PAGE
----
Posts Tagged ‘The Stevens’

The Stevens aren’t as patient as other Australian bands like the Rolling Blackouts on their two albums they constantly jump from idea to idea and song to song, often moving on after only a minute or so. Their songs rarely feel like fragments, though—they’re all fully realized ideas, even if they only run for 70 seconds. That’s obviously unlike Rolling Blackouts, who tend to explore their songs for three or four minutes. They both have that Flying Nun approach to guitar pop, though, with intricate and tuneful guitar interplay and matter-of-fact vocals that might sound resigned but rarely feel dejected.

Centred around guitarists Alex MacFarlane and Travis MacDonald, scratchy pop foursome the Stevens released a 6 song EP in 2012 that was without doubt the catchiest non-Chapter release of the year. Originally on CD-R and cassette only,

Melbourne scratchy pop favourites the Stevens return with their second album “Good”.
Good picks up where their 2014 debut A History Of Hygiene left off – 18 short songs, alternately frenetic or laconic, packed with twists and hooks that merge lo-fi outsider songcraft with 70s prog wizardry and classic rock swagger.

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After establishing a shared obsession for bedroom recording and favourites such as Wire, Guided by Voices, R. Stevie Moore and Flying Nun releases, they began combining their home projects. Together they started writing songs and soon enlisted the help of Macfarlane’s old school friends, Tam Matlakowski and Callum Foley. In 2011 they officially coalesced as a band, which also meant picking a name. They all agreed that Steven was a name

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Melbourne scratchy pop favourites The Stevens reveal “Pulling All The Facts Together”, the second single from their simply titled new album Good.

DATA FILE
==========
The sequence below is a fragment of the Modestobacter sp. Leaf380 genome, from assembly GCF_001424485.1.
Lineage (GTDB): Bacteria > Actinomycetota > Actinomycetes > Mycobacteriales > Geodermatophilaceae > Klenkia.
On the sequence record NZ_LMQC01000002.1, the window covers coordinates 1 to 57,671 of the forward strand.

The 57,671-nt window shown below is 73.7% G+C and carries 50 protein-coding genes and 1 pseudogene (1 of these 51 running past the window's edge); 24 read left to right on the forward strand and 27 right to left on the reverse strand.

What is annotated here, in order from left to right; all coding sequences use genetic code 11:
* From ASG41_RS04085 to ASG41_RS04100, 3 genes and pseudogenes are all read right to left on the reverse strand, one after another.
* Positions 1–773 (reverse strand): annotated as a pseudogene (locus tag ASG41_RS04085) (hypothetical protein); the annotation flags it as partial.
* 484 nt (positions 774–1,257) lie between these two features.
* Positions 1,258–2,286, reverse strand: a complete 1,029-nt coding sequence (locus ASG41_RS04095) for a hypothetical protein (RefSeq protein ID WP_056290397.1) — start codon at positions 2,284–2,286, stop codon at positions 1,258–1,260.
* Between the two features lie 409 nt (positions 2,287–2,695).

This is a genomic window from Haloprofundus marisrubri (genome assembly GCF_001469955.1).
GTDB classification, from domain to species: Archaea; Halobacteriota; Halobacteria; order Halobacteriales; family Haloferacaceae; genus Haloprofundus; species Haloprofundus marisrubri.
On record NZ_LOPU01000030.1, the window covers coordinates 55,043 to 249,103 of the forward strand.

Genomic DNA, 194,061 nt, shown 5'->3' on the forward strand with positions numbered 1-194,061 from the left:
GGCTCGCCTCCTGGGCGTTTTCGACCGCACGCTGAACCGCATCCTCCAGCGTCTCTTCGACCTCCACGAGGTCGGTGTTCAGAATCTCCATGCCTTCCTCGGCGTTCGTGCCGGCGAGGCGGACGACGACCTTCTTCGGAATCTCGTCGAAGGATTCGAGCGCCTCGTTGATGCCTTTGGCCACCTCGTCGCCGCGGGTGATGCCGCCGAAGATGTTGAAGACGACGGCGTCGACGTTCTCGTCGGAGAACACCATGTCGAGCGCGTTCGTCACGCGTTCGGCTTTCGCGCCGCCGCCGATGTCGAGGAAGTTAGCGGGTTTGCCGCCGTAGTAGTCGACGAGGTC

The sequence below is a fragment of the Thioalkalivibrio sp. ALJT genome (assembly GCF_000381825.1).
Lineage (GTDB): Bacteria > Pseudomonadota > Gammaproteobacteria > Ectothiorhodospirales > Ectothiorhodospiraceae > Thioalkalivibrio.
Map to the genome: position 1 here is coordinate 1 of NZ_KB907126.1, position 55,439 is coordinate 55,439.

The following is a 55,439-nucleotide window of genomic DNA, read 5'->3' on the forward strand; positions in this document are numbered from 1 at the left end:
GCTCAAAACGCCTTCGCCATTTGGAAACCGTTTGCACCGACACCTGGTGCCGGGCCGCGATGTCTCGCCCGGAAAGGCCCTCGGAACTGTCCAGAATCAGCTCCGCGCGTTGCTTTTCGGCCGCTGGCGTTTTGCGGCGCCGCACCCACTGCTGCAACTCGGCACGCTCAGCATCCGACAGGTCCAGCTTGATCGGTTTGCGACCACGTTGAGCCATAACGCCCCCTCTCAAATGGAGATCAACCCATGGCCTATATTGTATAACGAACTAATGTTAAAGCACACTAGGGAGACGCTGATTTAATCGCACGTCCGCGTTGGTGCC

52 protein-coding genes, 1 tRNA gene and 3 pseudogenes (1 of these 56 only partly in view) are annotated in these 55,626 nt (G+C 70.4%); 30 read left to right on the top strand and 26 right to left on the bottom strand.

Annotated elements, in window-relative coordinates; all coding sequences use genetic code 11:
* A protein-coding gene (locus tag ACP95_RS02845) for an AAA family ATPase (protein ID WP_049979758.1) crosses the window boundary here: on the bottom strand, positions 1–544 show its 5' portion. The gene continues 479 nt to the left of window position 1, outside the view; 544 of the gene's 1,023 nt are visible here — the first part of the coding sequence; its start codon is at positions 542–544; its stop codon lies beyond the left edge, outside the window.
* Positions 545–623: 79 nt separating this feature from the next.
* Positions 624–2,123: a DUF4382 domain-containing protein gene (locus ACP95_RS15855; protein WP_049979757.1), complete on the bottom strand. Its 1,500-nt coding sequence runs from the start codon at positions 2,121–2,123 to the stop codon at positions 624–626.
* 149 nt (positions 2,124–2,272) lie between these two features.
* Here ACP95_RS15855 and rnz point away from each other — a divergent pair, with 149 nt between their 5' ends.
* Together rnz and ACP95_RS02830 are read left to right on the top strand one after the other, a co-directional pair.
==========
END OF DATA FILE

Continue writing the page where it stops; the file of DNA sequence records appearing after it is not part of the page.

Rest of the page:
First single Chancer was premiered on NPR last month, and now “Pulling All The Facts Together”, calling it “a song that brims with harmonies and pop smarts. What’s more, Good is now available via the Chapter Music webstore, Bandcamp . The album came out on July 14th on vinyl, CD and digital,

Good picks up where the Stevens’ 2014 debut A History Of Hygiene left off – 18 short songs, alternately frenetic or laconic, packed with twists and hooks that merge lo-fi outsider songcraft with 70s prog wizardry and classic rock swagger.

Melbourne scratchy pop favourites The Stevens reveal Pulling All The Facts Together, the second single from their simply titled new album Good.

First single Chancer was premiered on NPR last month, and now “Pulling All The Facts Together”, calling it “a song that brims with harmonies and pop smarts.” . What’s more, Good is now up for pre-order via the Chapter Music webstore  or Bandcamp . The album came out on July 14th on vinyl, CD and digital, and pre-orders come with instant downloads of both Chancer and Pulling All the Facts Together.

Good picks up where the Stevens’ 2014 debut A History Of Hygiene left off – 18 short songs, alternately frenetic or laconic, packed with twists and hooks that merge lo-fi outsider songcraft with 70s prog wizardry and classic rock swagger.

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The Stevens formed in 2011 around guitarists Alex Macfarlane (Twerps, Tyrannamen) and New Zealand-born Travis MacDonald, and were soon joined by bassist Gus Lord (Twerps, Boomgates, Tyrannamen) and drummer Matt Harkin.

When Tyrannamen’s Nic Imfeld, backed by a raucous punk band, pleads for you to leave some guy on “You Should Leave Him,” the thought crosses your mind. By the time the rambunctious five-piece have kicked into full gear and Imfeld’s screaming, “We could have it so great,” you are ready to pack your bags. The Melbourne five-piece (which features members of The Stevens, Twerps, and Whipper) call to mind the ramshackle melody of the Undertones, Greg Cartwright’s Reigning Sound, and the power pop moments of fellow Aussies Royal Headache. Led by the tuneful and raw vocals of Imfeld and others, the music pops like buttons from a ripped shirt. But between the rowdiness of “I Don’t Want to Go to Jail” and “My Concrete,” a song about construction sites, there are moments of soulful tenderness such as “Diamond Ring.” They may seem and sound like ruffians, but deep down, Tyrannamen are true romantics.

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